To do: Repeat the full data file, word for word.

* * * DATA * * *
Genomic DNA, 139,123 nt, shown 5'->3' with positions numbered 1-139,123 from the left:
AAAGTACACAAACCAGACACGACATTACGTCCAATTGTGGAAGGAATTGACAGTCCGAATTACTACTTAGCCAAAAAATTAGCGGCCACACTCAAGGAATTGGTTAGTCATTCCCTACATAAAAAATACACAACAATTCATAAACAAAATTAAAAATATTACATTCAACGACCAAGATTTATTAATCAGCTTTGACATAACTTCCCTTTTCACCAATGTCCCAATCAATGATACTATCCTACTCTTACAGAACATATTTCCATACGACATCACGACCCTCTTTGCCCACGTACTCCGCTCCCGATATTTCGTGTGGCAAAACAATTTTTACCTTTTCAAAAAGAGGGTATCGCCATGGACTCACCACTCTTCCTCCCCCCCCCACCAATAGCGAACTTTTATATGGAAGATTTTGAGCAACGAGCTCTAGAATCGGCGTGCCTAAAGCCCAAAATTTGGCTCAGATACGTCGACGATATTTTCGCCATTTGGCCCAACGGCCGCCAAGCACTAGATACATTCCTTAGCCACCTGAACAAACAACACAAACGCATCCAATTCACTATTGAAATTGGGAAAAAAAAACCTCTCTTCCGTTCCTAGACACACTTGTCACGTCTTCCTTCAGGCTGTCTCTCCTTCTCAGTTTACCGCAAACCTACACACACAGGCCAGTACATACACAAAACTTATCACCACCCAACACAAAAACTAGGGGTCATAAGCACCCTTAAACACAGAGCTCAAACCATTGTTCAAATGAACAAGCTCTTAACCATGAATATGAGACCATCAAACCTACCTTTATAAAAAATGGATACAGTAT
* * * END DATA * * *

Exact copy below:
Genomic DNA, 139,123 nt, shown 5'->3' with positions numbered 1-139,123 from the left:
AAAGTACACAAACCAGACACGACATTACGTCCAATTGTGGAAGGAATTGACAGTCCGAATTACTACTTAGCCAAAAAATTAGCGGCCACACTCAAGGAATTGGTTAGTCATTCCCTACATAAAAAATACACAACAATTCATAAACAAAATTAAAAATATTACATTCAACGACCAAGATTTATTAATCAGCTTTGACATAACTTCCCTTTTCACCAATGTCCCAATCAATGATACTATCCTACTCTTACAGAACATATTTCCATACGACATCACGACCCTCTTTGCCCACGTACTCCGCTCCCGATATTTCGTGTGGCAAAACAATTTTTACCTTTTCAAAAAGAGGGTATCGCCATGGACTCACCACTCTTCCTCCCCCCCCCACCAATAGCGAACTTTTATATGGAAGATTTTGAGCAACGAGCTCTAGAATCGGCGTGCCTAAAGCCCAAAATTTGGCTCAGATACGTCGACGATATTTTCGCCATTTGGCCCAACGGCCGCCAAGCACTAGATACATTCCTTAGCCACCTGAACAAACAACACAAACGCATCCAATTCACTATTGAAATTGGGAAAAAAAAACCTCTCTTCCGTTCCTAGACACACTTGTCACGTCTTCCTTCAGGCTGTCTCTCCTTCTCAGTTTACCGCAAACCTACACACACAGGCCAGTACATACACAAAACTTATCACCACCCAACACAAAAACTAGGGGTCATAAGCACCCTTAAACACAGAGCTCAAACCATTGTTCAAATGAACAAGCTCTTAACCATGAATATGAGACCATCAAACCTACCTTTATAAAAAATGGATACAGTAT